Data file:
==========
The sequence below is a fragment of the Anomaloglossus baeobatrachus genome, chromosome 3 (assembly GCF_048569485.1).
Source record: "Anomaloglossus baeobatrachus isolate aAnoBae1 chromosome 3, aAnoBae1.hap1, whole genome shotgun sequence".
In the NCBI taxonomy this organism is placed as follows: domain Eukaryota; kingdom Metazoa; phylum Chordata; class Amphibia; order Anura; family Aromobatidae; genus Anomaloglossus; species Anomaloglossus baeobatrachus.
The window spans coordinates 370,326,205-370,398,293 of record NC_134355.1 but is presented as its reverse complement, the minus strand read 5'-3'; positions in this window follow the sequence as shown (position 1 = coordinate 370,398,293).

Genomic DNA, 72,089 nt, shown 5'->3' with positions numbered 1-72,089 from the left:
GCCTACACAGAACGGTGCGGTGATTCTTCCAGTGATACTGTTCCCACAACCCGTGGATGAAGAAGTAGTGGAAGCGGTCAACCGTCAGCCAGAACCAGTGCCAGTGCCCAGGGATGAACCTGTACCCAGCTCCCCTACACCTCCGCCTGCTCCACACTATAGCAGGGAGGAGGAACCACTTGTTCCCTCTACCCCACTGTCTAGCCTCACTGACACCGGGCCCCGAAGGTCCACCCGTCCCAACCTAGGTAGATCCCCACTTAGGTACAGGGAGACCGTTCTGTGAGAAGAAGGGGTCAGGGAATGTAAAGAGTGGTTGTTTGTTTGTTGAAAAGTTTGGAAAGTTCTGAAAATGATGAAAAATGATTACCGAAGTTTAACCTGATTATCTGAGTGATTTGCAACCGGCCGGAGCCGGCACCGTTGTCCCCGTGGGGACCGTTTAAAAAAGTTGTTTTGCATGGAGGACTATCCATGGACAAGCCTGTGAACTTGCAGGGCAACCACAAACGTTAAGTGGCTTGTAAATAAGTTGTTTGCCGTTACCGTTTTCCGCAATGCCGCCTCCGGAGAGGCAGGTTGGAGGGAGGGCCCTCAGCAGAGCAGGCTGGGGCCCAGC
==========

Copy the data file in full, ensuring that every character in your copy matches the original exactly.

The sequence below is a fragment of the Anomaloglossus baeobatrachus genome, chromosome 3 (assembly GCF_048569485.1).
Source record: "Anomaloglossus baeobatrachus isolate aAnoBae1 chromosome 3, aAnoBae1.hap1, whole genome shotgun sequence".
In the NCBI taxonomy this organism is placed as follows: domain Eukaryota; kingdom Metazoa; phylum Chordata; class Amphibia; order Anura; family Aromobatidae; genus Anomaloglossus; species Anomaloglossus baeobatrachus.
The window spans coordinates 370,326,205-370,398,293 of record NC_134355.1 but is presented as its reverse complement, the minus strand read 5'-3'; positions in this window follow the sequence as shown (position 1 = coordinate 370,398,293).

Genomic DNA, 72,089 nt, shown 5'->3' with positions numbered 1-72,089 from the left:
GCCTACACAGAACGGTGCGGTGATTCTTCCAGTGATACTGTTCCCACAACCCGTGGATGAAGAAGTAGTGGAAGCGGTCAACCGTCAGCCAGAACCAGTGCCAGTGCCCAGGGATGAACCTGTACCCAGCTCCCCTACACCTCCGCCTGCTCCACACTATAGCAGGGAGGAGGAACCACTTGTTCCCTCTACCCCACTGTCTAGCCTCACTGACACCGGGCCCCGAAGGTCCACCCGTCCCAACCTAGGTAGATCCCCACTTAGGTACAGGGAGACCGTTCTGTGAGAAGAAGGGGTCAGGGAATGTAAAGAGTGGTTGTTTGTTTGTTGAAAAGTTTGGAAAGTTCTGAAAATGATGAAAAATGATTACCGAAGTTTAACCTGATTATCTGAGTGATTTGCAACCGGCCGGAGCCGGCACCGTTGTCCCCGTGGGGACCGTTTAAAAAAGTTGTTTTGCATGGAGGACTATCCATGGACAAGCCTGTGAACTTGCAGGGCAACCACAAACGTTAAGTGGCTTGTAAATAAGTTGTTTGCCGTTACCGTTTTCCGCAATGCCGCCTCCGGAGAGGCAGGTTGGAGGGAGGGCCCTCAGCAGAGCAGGCTGGGGCCCAGC